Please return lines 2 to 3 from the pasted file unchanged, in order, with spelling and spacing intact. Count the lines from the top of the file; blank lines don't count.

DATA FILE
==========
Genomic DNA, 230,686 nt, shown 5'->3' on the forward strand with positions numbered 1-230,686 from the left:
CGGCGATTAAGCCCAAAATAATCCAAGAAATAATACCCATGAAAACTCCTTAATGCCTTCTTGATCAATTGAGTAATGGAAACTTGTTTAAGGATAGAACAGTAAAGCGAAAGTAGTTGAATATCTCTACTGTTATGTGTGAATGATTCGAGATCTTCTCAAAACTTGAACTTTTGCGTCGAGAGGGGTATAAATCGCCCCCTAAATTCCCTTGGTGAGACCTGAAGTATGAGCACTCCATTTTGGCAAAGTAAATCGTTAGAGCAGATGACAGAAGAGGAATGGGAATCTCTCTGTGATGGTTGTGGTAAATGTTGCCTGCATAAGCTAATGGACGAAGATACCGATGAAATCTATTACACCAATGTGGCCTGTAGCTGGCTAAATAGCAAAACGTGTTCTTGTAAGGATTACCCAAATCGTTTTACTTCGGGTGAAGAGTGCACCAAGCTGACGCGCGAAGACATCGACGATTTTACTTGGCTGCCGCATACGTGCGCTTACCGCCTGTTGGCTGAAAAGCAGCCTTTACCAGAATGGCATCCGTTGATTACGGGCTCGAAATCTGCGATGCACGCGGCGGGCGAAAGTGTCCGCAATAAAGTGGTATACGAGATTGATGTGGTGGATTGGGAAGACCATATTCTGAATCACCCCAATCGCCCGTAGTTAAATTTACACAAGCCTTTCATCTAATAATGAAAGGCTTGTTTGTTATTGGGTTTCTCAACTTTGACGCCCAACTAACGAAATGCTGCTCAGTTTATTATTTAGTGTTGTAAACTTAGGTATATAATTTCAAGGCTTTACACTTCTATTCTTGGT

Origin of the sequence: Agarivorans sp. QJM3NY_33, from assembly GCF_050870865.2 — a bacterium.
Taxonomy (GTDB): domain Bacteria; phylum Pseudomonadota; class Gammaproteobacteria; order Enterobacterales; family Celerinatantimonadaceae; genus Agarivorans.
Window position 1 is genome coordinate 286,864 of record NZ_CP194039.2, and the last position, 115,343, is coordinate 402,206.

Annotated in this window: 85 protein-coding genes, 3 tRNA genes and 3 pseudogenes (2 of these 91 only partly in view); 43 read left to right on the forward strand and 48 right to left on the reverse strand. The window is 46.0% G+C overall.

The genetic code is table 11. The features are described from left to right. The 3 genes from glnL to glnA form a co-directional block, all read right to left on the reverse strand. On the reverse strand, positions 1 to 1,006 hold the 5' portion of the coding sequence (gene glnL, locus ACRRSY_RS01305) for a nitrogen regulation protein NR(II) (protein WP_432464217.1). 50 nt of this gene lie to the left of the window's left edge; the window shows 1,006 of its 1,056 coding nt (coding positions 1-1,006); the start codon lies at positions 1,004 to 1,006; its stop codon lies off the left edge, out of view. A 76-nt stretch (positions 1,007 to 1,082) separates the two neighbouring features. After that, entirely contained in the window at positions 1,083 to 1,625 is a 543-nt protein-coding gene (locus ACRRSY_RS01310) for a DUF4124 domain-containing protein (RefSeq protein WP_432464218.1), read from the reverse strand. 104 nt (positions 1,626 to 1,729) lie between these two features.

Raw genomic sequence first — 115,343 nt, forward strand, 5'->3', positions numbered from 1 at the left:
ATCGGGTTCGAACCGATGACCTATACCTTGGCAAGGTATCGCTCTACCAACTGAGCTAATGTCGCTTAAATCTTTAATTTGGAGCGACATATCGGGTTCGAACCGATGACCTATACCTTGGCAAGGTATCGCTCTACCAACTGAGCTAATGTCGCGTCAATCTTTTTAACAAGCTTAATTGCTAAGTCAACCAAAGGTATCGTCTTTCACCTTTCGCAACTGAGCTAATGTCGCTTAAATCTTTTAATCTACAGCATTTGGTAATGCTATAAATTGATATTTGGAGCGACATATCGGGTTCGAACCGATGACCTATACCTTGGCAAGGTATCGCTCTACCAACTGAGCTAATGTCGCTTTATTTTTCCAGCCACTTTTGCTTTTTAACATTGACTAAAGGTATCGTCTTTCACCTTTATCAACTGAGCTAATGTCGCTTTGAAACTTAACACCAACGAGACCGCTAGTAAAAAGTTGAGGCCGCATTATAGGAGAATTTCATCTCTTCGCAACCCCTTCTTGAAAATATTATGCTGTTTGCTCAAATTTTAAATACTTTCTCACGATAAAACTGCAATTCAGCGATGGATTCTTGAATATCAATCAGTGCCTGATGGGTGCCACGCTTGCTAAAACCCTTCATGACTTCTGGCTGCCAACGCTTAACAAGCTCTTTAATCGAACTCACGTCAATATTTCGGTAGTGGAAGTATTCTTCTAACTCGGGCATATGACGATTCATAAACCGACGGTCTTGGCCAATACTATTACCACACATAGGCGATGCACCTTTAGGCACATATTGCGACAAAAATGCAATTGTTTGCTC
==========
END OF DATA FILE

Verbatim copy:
CGGCGATTAAGCCCAAAATAATCCAAGAAATAATACCCATGAAAACTCCTTAATGCCTTCTTGATCAATTGAGTAATGGAAACTTGTTTAAGGATAGAACAGTAAAGCGAAAGTAGTTGAATATCTCTACTGTTATGTGTGAATGATTCGAGATCTTCTCAAAACTTGAACTTTTGCGTCGAGAGGGGTATAAATCGCCCCCTAAATTCCCTTGGTGAGACCTGAAGTATGAGCACTCCATTTTGGCAAAGTAAATCGTTAGAGCAGATGACAGAAGAGGAATGGGAATCTCTCTGTGATGGTTGTGGTAAATGTTGCCTGCATAAGCTAATGGACGAAGATACCGATGAAATCTATTACACCAATGTGGCCTGTAGCTGGCTAAATAGCAAAACGTGTTCTTGTAAGGATTACCCAAATCGTTTTACTTCGGGTGAAGAGTGCACCAAGCTGACGCGCGAAGACATCGACGATTTTACTTGGCTGCCGCATACGTGCGCTTACCGCCTGTTGGCTGAAAAGCAGCCTTTACCAGAATGGCATCCGTTGATTACGGGCTCGAAATCTGCGATGCACGCGGCGGGCGAAAGTGTCCGCAATAAAGTGGTATACGAGATTGATGTGGTGGATTGGGAAGACCATATTCTGAATCACCCCAATCGCCCGTAGTTAAATTTACACAAGCCTTTCATCTAATAATGAAAGGCTTGTTTGTTATTGGGTTTCTCAACTTTGACGCCCAACTAACGAAATGCTGCTCAGTTTATTATTTAGTGTTGTAAACTTAGGTATATAATTTCAAGGCTTTACACTTCTATTCTTGGT

Origin of the sequence: Agarivorans sp. QJM3NY_33, from assembly GCF_050870865.2 — a bacterium.